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I am producing Iron Oxide with the intention of using it for pigmentation. My attempts so far have been to use electrolysis. My first attempt I used Borax as an electrolyte and a 12 volt adapter with 3-4ish amps. The result was a typical light orange rust color, however the process was rather slow, 24 hours resulted in about a tablespoon of rust. My next attempt I used table salt instead. This was far faster, it produced nearly a cup of black sludge in 10 hours. As per the tutorials I watched on youtube, I then filtered the matter through a coffee filter and a funnel, then heated the result in a pan. The result however was a rust color covered in a layer of black crust, as if I had burnt a sheet of cookies. Powdering the result gave me a powder of very dark brown color.The Residue left over on the coffee filter and in the container I used for electrolysis are the typical rust orange color I would expect. It is my understanding that heating the black matter that results from the electrolisis usually produces a more red color. So my question(s) are:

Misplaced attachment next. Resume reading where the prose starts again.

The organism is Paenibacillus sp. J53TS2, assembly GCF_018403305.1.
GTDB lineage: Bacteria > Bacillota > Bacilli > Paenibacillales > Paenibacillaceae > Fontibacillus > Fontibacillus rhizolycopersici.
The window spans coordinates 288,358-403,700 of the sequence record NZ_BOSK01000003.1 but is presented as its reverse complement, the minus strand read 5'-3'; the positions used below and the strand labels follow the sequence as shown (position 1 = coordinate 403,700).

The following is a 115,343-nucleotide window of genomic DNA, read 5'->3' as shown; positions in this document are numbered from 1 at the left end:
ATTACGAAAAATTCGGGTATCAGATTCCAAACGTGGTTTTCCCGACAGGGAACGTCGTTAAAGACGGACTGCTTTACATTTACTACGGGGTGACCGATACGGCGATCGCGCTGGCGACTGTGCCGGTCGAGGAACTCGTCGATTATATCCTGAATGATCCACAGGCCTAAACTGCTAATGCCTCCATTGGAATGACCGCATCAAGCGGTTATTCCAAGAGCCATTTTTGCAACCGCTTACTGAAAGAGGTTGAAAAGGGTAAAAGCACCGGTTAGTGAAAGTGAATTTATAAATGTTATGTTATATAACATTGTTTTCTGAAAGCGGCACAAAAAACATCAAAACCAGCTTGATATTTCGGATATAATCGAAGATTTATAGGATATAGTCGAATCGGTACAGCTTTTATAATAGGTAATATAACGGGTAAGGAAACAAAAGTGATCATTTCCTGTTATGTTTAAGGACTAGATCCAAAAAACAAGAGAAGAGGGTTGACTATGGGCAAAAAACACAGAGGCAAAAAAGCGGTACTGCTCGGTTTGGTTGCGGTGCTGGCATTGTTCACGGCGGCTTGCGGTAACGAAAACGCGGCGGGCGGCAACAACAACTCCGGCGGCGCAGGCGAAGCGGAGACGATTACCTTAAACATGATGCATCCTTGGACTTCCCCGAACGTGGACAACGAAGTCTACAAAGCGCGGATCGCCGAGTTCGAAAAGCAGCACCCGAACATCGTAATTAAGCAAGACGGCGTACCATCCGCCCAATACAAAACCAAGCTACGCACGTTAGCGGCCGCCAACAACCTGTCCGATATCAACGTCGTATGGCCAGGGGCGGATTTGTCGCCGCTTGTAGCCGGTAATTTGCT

• how I can change my approach to produce red pigmentation using this process, and why may I have ended up with black residue instead of orange or red?
  • What are the variables that change the pigmentation of rust?
    • Is it the speed at which it drys? the temperature in which it is heated? the electrolyte used in the process of electrolysis?
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  • $\begingroup$ Because I like to do things myself. And I like to learn how these things work. I Also have access to a lot of old scrap iron. Honestly this is a silly question. I'm an artist and I like to make things from scratch, why do anything I do? why build myself a kitchen island from wood I logged and milled from the forest when I could just buy one from lowes? Does it really matter why I want to do it this way? $\endgroup$ Jul 14, 2022 at 19:03
  • $\begingroup$ I'll try ball milling it and see how that changes the pigmentation. Thank you for the suggestion, I will let you know how it goes $\endgroup$ Jul 14, 2022 at 19:32

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Red iron oxide is Fe2 O3 , it forms in air at roughly 700F. In a water solution you will make "rust", brown/red. Rust is a complex mixture of hydroxides and hydrated oxides such as Fe3 O4 -H2O. At temperatures higher than 700 F you start getting black Fe3 O4 ( aka mill scale). At very high temperature you get black Fe O. Fretting corrosion will produce Fe2 O3 at room temperature but is not a practical source.

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  • $\begingroup$ What IS a practical source? $\endgroup$ Jul 26, 2022 at 16:03
  • $\begingroup$ On the net I find "red ochre" is mostly Fe2 O3 made by roasting mixed iron oxides but no specific information. $\endgroup$ Jul 26, 2022 at 16:40

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